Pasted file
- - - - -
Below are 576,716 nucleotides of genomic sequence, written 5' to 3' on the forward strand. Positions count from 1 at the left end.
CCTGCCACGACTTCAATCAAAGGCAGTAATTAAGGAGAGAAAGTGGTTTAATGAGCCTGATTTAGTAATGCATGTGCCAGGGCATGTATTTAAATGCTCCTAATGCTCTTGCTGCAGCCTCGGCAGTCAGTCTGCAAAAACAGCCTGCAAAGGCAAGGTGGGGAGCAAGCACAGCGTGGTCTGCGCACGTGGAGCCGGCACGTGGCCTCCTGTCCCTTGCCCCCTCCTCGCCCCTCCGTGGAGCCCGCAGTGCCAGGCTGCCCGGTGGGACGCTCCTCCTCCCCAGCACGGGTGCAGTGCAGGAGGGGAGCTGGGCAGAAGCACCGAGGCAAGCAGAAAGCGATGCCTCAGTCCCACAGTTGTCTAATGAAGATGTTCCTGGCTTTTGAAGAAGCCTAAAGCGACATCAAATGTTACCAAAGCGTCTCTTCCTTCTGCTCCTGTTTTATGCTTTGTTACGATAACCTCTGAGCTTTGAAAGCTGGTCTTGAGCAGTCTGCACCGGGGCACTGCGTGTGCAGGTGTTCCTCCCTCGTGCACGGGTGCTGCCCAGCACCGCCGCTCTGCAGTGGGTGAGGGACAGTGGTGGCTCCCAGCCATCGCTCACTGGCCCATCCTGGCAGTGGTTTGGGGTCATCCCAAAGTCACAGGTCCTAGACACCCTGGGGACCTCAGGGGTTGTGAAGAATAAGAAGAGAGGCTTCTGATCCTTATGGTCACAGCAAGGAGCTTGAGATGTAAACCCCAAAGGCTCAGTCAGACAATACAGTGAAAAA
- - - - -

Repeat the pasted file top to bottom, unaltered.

Below are 576,716 nucleotides of genomic sequence, written 5' to 3' on the forward strand. Positions count from 1 at the left end.
CCTGCCACGACTTCAATCAAAGGCAGTAATTAAGGAGAGAAAGTGGTTTAATGAGCCTGATTTAGTAATGCATGTGCCAGGGCATGTATTTAAATGCTCCTAATGCTCTTGCTGCAGCCTCGGCAGTCAGTCTGCAAAAACAGCCTGCAAAGGCAAGGTGGGGAGCAAGCACAGCGTGGTCTGCGCACGTGGAGCCGGCACGTGGCCTCCTGTCCCTTGCCCCCTCCTCGCCCCTCCGTGGAGCCCGCAGTGCCAGGCTGCCCGGTGGGACGCTCCTCCTCCCCAGCACGGGTGCAGTGCAGGAGGGGAGCTGGGCAGAAGCACCGAGGCAAGCAGAAAGCGATGCCTCAGTCCCACAGTTGTCTAATGAAGATGTTCCTGGCTTTTGAAGAAGCCTAAAGCGACATCAAATGTTACCAAAGCGTCTCTTCCTTCTGCTCCTGTTTTATGCTTTGTTACGATAACCTCTGAGCTTTGAAAGCTGGTCTTGAGCAGTCTGCACCGGGGCACTGCGTGTGCAGGTGTTCCTCCCTCGTGCACGGGTGCTGCCCAGCACCGCCGCTCTGCAGTGGGTGAGGGACAGTGGTGGCTCCCAGCCATCGCTCACTGGCCCATCCTGGCAGTGGTTTGGGGTCATCCCAAAGTCACAGGTCCTAGACACCCTGGGGACCTCAGGGGTTGTGAAGAATAAGAAGAGAGGCTTCTGATCCTTATGGTCACAGCAAGGAGCTTGAGATGTAAACCCCAAAGGCTCAGTCAGACAATACAGTGAAAAA